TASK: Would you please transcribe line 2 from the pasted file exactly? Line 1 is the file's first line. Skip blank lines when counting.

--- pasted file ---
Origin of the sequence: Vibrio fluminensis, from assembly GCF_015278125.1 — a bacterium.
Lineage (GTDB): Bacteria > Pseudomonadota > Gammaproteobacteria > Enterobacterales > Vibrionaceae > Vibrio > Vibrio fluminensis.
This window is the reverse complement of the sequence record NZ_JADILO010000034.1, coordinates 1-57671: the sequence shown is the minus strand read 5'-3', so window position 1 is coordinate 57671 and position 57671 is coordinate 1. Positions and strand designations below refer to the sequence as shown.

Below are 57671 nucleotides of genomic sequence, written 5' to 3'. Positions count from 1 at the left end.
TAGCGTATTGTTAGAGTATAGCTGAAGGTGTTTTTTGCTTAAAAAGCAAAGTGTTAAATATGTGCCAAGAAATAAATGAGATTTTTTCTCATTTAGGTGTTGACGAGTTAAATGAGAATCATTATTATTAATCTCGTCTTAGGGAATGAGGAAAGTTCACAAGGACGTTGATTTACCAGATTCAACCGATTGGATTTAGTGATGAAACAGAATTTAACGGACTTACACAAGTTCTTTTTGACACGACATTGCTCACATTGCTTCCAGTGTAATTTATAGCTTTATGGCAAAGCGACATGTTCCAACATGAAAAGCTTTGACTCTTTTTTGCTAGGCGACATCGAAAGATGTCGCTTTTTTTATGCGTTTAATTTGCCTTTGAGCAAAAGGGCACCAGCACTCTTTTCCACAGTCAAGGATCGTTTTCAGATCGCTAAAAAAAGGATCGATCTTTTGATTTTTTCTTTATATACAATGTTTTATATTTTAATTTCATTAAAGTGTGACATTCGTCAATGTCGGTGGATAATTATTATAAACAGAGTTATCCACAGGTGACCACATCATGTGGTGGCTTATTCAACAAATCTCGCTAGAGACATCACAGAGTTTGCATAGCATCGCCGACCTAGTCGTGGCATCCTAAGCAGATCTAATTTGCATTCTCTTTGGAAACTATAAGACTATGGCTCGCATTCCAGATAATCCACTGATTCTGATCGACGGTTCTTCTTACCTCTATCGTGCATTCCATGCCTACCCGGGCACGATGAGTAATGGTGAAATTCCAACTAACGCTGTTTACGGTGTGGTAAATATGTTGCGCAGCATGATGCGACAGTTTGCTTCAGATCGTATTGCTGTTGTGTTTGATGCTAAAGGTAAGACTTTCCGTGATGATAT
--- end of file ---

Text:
Lineage (GTDB): Bacteria > Pseudomonadota > Gammaproteobacteria > Enterobacterales > Vibrionaceae > Vibrio > Vibrio fluminensis.